When Ross Kaminsky won our Best Radio Talk-Show Host award in 2012, he had a lowly Sunday show on KOA — but you could tell that he had the desire, and the talent, to take on much bigger challenges. And now he has: At this writing, Kaminsky is debuting as the host in the 5 to 10 a.m. slot on KHOW 630 AM — a spot previously occupied by Mandy Connell (who's now moved on to Mike Rosen's KOA slot) and, before that, the legendary Peter Boyles.
Kaminsky, whose expertise outside of radio is in financial markets trading, had been looking for an opportunity to make radio his full-time job — but that "required being on a big-enough station, in a big-enough market," he says. But now Kaminsky, who just turned fifty, is not only a full-time host, but an employee for the first time in his life. In advance of his first show, we sat down to talk with Kaminsky about why he loves radio, and the way this gig came about.
Westword: How did you get into radio?
Ross Kaminsky: The first time I was on the radio was KFKA in Greeley, as a guest to talk about political blogging [on rossputin.com]. That was the first place I ever guest-hosted a show, for Amy Oliver, and I was instantly hooked. It was like heroin for me — not that I’ve tried heroin. I’ve loved radio ever since, and I made it my mission to get a full-time job in radio that would actually pay the bills. And that’s not easy in radio.
This is a dream come true for me, really. A morning-drive show is a dream job for a talk-show host. It’s very influential, lots and lots of people are listening, and it allows me to be home in the afternoon with my kids.
How did you find out you had the KHOW slot?
I found out about three weeks ago, and I was only about half-surprised. I’d been working very hard to put myself in a position where I’d be a viable candidate. But I’m very grateful. It’s a big job. There would be dozens, if not hundreds, of hosts from around the country who would move here for this job….so I don’t take it for granted.
How will you start out?
Management knows me already, they know what I do, and they told me to just go do it. I feel like I have a tremendous amount of latitude to experiment, to find out what works best for the audience, the advertisers, for everybody.
I’m not going to spend a lot of time introducing myself. I think the audience knows me fairly well already, and the best introduction is just to do my show, and we’ll get to know each other that way….
What's your schedule?
Four hours live, and one hour recorded the previous day that airs at 5 a.m.
Is four hours a long time on the radio?
I would generally say any additional hour of radio on any one show is exponentially more difficult…it's hard to find great topics every day. But it becomes easier when you do it regularly.... In a certain way, you don't need fresh topics for all four hours. In a four-hour show, especially in the morning drive, when the average person is listening for only as long as their drive to work is, it’s possible that if a topic works really well early in the show, you can repeat it later in the show. Three hours later…you’re going to have a whole new audience.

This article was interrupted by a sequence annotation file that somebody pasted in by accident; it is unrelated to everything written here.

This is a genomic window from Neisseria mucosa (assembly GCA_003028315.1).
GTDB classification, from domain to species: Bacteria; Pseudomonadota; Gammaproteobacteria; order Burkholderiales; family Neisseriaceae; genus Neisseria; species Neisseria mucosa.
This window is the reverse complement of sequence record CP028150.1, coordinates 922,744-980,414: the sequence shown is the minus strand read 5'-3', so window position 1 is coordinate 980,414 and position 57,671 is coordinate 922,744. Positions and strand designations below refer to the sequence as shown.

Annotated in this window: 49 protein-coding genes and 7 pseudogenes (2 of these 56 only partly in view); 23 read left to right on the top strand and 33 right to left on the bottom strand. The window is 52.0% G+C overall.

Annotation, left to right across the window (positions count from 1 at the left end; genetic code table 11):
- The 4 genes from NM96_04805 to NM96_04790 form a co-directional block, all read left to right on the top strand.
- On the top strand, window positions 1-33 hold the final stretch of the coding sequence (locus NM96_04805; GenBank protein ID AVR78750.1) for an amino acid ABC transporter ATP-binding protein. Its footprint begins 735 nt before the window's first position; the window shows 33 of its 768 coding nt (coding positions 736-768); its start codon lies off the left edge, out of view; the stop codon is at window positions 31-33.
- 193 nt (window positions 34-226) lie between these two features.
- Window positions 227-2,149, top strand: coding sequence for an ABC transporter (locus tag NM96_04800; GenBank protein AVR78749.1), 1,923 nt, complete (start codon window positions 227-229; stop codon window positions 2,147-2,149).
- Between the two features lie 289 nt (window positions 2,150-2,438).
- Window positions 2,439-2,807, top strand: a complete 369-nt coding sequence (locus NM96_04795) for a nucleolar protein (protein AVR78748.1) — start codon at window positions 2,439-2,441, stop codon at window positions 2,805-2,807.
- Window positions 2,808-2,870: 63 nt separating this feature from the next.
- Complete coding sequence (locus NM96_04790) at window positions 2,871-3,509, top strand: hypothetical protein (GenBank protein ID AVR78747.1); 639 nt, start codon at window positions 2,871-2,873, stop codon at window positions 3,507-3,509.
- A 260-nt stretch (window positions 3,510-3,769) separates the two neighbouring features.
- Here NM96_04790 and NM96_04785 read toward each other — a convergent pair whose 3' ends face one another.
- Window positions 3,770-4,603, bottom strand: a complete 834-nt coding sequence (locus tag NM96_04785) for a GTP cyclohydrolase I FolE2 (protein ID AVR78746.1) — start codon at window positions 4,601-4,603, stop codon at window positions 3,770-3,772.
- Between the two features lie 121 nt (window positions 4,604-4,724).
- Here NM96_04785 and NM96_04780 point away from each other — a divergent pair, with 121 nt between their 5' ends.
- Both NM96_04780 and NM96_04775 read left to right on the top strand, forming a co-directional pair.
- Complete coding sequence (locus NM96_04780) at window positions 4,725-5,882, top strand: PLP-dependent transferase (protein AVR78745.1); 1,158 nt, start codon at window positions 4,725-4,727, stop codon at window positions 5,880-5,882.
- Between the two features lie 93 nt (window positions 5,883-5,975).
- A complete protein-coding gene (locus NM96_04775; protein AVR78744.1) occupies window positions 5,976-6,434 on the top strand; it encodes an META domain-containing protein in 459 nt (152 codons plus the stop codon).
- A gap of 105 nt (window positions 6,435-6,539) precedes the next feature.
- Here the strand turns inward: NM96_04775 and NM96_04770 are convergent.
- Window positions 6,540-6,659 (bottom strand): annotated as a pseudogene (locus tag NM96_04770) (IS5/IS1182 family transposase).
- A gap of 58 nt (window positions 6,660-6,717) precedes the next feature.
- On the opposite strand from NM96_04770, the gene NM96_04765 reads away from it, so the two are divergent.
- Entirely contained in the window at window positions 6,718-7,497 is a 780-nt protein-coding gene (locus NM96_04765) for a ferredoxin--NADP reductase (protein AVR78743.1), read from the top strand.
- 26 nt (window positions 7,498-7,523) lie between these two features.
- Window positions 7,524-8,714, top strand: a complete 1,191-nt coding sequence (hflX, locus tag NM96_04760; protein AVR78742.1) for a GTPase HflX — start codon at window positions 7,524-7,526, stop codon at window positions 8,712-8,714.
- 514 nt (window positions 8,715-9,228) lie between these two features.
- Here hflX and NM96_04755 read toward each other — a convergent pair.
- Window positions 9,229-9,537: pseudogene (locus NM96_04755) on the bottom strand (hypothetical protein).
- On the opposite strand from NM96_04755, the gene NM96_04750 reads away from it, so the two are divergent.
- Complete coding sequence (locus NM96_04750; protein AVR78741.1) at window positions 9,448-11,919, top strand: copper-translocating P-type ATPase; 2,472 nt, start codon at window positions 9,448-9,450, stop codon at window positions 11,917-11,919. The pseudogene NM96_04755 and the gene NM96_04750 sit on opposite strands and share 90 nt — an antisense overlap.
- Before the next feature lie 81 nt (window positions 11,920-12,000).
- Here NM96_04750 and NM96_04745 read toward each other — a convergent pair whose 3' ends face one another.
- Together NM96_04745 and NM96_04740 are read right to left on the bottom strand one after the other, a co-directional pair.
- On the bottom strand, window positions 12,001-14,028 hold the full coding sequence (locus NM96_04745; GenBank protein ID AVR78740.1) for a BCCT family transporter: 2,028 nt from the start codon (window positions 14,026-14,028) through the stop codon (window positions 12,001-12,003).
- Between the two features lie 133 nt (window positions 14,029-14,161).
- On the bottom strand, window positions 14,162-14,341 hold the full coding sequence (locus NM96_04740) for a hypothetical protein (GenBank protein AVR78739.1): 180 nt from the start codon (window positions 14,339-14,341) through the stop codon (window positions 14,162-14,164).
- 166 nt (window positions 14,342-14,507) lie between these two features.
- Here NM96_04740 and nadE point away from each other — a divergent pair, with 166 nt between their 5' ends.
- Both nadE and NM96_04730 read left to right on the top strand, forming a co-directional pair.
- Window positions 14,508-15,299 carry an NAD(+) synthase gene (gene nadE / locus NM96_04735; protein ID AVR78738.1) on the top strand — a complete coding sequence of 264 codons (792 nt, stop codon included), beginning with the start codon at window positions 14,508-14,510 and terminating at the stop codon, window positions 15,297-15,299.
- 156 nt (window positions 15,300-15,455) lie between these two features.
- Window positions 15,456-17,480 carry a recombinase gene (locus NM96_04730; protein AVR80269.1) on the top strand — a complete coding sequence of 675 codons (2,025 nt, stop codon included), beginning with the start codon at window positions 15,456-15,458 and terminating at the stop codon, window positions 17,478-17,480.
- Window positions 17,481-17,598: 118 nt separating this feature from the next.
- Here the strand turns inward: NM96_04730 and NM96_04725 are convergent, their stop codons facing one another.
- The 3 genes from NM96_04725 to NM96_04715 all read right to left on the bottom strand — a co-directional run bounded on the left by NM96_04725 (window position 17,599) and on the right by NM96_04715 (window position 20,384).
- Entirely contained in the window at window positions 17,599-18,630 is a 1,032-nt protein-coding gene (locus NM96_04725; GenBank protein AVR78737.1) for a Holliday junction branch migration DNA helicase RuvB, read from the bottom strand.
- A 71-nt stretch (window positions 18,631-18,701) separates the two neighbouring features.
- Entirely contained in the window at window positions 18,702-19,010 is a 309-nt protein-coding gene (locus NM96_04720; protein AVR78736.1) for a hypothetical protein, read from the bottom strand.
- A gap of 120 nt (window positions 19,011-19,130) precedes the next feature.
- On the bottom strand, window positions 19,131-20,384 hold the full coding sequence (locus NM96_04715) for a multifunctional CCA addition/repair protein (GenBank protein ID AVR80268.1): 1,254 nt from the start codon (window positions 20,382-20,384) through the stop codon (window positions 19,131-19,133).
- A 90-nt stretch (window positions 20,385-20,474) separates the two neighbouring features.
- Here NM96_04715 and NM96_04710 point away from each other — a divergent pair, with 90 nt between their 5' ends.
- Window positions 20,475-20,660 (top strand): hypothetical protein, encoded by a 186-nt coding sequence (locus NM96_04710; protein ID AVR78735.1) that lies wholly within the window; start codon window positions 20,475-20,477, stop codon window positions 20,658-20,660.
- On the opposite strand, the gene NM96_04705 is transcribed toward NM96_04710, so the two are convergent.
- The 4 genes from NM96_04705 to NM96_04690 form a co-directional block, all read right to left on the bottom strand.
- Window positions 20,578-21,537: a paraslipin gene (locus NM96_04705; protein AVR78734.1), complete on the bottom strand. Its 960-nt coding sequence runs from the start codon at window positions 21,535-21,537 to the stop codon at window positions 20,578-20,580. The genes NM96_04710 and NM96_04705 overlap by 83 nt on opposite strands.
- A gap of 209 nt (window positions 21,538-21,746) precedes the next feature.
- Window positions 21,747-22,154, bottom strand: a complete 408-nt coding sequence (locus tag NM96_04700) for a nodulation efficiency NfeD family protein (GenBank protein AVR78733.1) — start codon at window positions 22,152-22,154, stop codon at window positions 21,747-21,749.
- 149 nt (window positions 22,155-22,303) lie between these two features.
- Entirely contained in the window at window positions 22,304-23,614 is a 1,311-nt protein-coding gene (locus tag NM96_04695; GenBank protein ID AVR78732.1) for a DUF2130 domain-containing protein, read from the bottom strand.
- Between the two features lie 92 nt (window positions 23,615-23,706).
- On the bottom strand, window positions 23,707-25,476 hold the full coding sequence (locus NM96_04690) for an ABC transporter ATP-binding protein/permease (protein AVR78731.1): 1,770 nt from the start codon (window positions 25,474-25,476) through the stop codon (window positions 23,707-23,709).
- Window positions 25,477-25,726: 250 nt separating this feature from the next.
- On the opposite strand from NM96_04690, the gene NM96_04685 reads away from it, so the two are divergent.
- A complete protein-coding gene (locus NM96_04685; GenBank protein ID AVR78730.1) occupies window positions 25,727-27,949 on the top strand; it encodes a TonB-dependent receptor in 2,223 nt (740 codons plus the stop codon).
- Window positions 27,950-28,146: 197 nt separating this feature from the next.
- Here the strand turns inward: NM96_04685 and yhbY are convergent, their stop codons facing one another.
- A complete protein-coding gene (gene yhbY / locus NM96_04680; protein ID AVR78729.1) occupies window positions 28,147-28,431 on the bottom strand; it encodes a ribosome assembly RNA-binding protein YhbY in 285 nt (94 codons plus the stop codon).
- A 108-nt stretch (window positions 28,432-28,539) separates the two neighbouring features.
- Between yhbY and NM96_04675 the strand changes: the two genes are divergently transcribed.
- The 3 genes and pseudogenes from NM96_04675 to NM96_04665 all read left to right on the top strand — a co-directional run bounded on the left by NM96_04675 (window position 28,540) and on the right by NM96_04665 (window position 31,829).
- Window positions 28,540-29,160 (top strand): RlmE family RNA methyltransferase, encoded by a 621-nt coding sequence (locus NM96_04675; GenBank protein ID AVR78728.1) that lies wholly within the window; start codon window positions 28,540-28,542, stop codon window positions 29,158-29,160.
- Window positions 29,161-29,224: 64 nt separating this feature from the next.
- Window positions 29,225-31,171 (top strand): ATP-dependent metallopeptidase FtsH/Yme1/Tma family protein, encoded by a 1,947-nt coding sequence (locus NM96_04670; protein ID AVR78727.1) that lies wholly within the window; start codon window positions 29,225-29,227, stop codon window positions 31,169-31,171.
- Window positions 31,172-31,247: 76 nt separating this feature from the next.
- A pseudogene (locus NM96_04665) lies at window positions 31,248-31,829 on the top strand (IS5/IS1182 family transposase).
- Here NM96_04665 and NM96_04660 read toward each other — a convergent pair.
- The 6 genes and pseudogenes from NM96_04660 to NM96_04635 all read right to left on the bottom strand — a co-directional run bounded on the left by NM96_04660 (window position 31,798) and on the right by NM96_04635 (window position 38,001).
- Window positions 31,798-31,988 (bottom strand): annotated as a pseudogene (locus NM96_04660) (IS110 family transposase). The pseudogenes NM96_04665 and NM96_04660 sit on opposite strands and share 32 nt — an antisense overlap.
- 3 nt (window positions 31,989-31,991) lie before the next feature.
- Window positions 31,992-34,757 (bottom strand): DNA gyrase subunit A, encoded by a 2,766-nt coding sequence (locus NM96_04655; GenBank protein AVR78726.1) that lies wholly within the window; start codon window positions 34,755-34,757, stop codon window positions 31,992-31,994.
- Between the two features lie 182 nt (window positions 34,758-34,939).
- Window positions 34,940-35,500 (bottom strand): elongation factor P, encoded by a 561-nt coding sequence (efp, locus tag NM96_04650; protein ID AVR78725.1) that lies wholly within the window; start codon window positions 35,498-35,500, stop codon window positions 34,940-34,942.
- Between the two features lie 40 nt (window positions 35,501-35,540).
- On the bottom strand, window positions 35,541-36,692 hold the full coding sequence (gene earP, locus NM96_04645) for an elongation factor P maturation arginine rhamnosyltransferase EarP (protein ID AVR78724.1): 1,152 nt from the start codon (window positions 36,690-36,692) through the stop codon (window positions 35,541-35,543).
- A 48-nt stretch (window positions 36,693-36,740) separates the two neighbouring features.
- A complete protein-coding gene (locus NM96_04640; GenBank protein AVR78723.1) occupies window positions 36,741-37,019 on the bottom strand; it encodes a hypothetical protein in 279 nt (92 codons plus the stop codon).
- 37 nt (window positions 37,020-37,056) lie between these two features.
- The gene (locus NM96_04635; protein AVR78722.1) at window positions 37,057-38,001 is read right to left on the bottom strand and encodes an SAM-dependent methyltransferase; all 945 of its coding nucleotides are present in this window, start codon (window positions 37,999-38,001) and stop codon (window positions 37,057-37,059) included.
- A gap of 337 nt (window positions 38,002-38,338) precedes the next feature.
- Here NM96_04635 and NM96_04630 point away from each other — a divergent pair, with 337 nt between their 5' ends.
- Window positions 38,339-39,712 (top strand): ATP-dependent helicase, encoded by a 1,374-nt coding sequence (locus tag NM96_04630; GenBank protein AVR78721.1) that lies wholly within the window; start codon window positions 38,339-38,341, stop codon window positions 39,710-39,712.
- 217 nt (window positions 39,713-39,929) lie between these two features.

I’m almost always over-prepared. I almost always come into a radio show with more material than I get to. I spend more than an hour in preparation for each hour of show.
What's your favorite part of doing radio?
My favorite part is when I feel like I’ve made a difference, particularly when I feel like I’ve changed someone’s mind about something important....And then, I also love it when I feel like we’re just having fun.
What's been your biggest surprise?
How much I like talking to the people who disagree with me. Although radio hosts can’t spend a lot of time worrying about whether people like them, it’s also better to be liked than not....I’m respectful to everyone who isn’t an idiot.
What topics will you tackle?
I’m not going to debate about god, abortion, or anything based on faith — it's boring radio, those debates.
You learn early on as a talk-show host that even though you take calls, the show is not about the callers. They’re like a catalyst for additional conversation. Even if a caller is interesting — and most callers are — generally the listeners want to hear the host, and not the callers...although I love them.
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Did you have any mentors?
Mike Rosen although he has a different style, for someone to have the kind of success he’s had, it’s inherently inspirational. He’s been a real mentor and teacher. Something I’ll forever be grateful to Mike Rosen for: When management changed at KOA a few years back, he went to the new program manager and asked him to give me a chance…and they gave me a chance. And I was at KOA filling in weekdays and on weekends ever since.
I’ve greatly benefited every step in my short radio career so far from people willing to give me a chance, and put me on the air, even when they didn’t have great reason to know what I could do. I’m appreciative to all those people, and I still remember who every one of them is.
Ross Kaminsky is on the air right now at KHOW 630 AM, and he'll be back again tomorrow from 5 a.m. to 10 a.m.